Re: Truth Prevails
          Posted on: 2017-08-26 11:47:21   By: Anonymous
          People who don't like to spend 40 hours a week making money for someone else's business, are free to start their own business.
          America is an equal opportunity economy, not equal outcome, but equal opportunity.

          [Reply ]

            Re: Truth Prevails
            Posted on: 2017-08-26 12:53:28   By: Anonymous
            That isn't an actual choice. It takes money to start a business, many you can't save living paycheck to paycheck. Most minimum wage earners have more than one job. How many hours a week of labor should it take to to earn a living wage?

            [Reply ]

    Posted on: 2017-08-25 11:04:37   By: Anonymous
    I agree about the minimum wage. All we are doing now is subsidizing businesses. I'd also like to see the minimum wage rise high enough so that all wage earners had to pay at least a token level of income taxes. The present system has created a whole class of people who don't care how tax money is spent because it's not their money. That attitude might change if they had a stake in the game.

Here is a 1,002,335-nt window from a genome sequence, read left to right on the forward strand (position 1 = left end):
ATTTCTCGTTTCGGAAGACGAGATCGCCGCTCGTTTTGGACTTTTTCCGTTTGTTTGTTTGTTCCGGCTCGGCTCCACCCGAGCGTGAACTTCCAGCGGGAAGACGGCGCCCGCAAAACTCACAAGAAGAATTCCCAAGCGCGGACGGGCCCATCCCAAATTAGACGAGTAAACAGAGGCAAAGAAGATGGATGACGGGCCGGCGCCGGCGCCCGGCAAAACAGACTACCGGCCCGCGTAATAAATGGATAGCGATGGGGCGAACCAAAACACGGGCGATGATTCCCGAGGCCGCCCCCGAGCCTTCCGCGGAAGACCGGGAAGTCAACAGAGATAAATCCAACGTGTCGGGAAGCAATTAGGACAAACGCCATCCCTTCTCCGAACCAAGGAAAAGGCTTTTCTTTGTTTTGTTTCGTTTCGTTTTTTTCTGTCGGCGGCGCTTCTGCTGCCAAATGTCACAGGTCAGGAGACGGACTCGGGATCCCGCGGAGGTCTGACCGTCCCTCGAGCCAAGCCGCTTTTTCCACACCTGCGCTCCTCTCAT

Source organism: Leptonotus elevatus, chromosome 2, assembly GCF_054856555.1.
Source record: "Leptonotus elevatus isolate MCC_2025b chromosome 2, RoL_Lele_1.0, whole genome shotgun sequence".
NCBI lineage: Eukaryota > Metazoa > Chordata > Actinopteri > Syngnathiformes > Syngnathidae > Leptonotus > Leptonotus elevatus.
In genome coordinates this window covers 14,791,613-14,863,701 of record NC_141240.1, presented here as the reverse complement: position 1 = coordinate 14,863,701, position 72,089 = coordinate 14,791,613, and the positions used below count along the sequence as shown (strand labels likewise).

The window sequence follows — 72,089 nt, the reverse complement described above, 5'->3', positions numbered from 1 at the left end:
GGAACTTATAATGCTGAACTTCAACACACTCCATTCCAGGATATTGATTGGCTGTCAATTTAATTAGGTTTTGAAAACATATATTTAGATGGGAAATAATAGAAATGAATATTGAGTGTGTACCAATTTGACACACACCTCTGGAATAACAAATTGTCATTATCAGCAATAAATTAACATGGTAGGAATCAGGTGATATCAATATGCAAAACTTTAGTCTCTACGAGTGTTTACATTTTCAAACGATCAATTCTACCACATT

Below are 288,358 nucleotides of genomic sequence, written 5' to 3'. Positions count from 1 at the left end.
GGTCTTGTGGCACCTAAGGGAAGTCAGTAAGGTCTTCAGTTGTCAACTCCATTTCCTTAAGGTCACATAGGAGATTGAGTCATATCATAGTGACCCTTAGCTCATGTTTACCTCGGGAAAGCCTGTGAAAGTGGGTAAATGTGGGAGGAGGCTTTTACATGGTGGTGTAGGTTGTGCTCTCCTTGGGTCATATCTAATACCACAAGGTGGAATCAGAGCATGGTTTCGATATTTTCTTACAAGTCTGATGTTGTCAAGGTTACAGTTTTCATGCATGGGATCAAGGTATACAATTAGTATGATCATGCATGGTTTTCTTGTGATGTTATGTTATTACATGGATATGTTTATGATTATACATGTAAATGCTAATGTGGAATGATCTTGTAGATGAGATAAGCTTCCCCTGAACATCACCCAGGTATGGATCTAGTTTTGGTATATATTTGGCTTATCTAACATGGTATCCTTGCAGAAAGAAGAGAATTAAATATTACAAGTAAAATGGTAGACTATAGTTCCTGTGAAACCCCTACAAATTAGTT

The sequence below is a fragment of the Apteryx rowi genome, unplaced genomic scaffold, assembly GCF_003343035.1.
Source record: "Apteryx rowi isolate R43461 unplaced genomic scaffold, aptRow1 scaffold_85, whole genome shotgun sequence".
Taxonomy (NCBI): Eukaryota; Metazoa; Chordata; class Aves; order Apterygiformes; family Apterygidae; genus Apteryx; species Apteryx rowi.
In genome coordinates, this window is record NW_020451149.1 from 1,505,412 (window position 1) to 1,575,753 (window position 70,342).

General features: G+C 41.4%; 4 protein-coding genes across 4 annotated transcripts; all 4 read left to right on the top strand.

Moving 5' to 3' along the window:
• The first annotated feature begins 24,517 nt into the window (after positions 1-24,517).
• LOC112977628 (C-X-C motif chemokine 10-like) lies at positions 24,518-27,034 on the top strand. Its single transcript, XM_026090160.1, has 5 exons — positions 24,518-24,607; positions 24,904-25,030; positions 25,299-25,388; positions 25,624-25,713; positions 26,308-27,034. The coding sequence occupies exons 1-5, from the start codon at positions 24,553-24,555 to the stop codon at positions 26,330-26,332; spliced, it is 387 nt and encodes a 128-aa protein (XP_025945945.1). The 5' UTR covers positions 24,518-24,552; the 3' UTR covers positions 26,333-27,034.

The so-called "single payer" (the taxpayer) health care proposals are really further subsidies to business who used to have to bear the cost of insurance just to attract employees. Ask yourself why so many big companies love the "single payer" concept.

    As far as teaching practical skills like budgeting in high school, just note the millions that Calaveras High spent on a theater building and program while ignoring vocational education.

    [Reply ]

      Posted on: 2017-08-25 12:19:44   By: Anonymous
      Many times you can get funds to build something like a Performing Arts center or in the County's case a new jail. Getting funds to run the facilities is next to impossible. Another great way govt funding is really screwed up.

      We will give you the money to build something new but not to run it or existing or needed programs

      [Reply ]

        Posted on: 2017-08-25 13:18:30   By: Anonymous
        Excellent comment!

        [Reply ]

      Posted on: 2017-08-25 15:40:50   By: Anonymous
      Jim Frost had the center built to honor Jim Frost.

      [Reply ]

        Posted on: 2017-08-25 16:52:08   By: Anonymous
        Find your own center and life gets better.

        [Reply ]